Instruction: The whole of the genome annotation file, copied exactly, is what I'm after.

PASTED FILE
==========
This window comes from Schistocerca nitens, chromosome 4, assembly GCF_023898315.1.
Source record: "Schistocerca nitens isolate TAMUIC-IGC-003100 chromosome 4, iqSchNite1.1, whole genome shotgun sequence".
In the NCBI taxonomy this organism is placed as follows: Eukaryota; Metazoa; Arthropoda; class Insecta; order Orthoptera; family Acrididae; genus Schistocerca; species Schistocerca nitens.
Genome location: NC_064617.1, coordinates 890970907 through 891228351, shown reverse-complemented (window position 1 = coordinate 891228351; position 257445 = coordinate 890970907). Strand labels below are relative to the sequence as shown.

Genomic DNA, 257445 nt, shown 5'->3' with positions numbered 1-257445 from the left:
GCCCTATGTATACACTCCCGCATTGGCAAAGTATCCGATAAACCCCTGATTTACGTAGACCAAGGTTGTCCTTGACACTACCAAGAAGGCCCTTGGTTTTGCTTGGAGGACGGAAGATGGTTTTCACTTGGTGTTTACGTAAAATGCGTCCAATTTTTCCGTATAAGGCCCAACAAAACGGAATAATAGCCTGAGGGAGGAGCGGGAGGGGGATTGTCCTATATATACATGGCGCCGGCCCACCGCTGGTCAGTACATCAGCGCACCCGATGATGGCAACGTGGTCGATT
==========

This window comes from Schistocerca nitens, chromosome 4, assembly GCF_023898315.1.
Source record: "Schistocerca nitens isolate TAMUIC-IGC-003100 chromosome 4, iqSchNite1.1, whole genome shotgun sequence".
In the NCBI taxonomy this organism is placed as follows: Eukaryota; Metazoa; Arthropoda; class Insecta; order Orthoptera; family Acrididae; genus Schistocerca; species Schistocerca nitens.
Genome location: NC_064617.1, coordinates 890970907 through 891228351, shown reverse-complemented (window position 1 = coordinate 891228351; position 257445 = coordinate 890970907). Strand labels below are relative to the sequence as shown.

Genomic DNA, 257445 nt, shown 5'->3' with positions numbered 1-257445 from the left:
GCCCTATGTATACACTCCCGCATTGGCAAAGTATCCGATAAACCCCTGATTTACGTAGACCAAGGTTGTCCTTGACACTACCAAGAAGGCCCTTGGTTTTGCTTGGAGGACGGAAGATGGTTTTCACTTGGTGTTTACGTAAAATGCGTCCAATTTTTCCGTATAAGGCCCAACAAAACGGAATAATAGCCTGAGGGAGGAGCGGGAGGGGGATTGTCCTATATATACATGGCGCCGGCCCACCGCTGGTCAGTACATCAGCGCACCCGATGATGGCAACGTGGTCGATT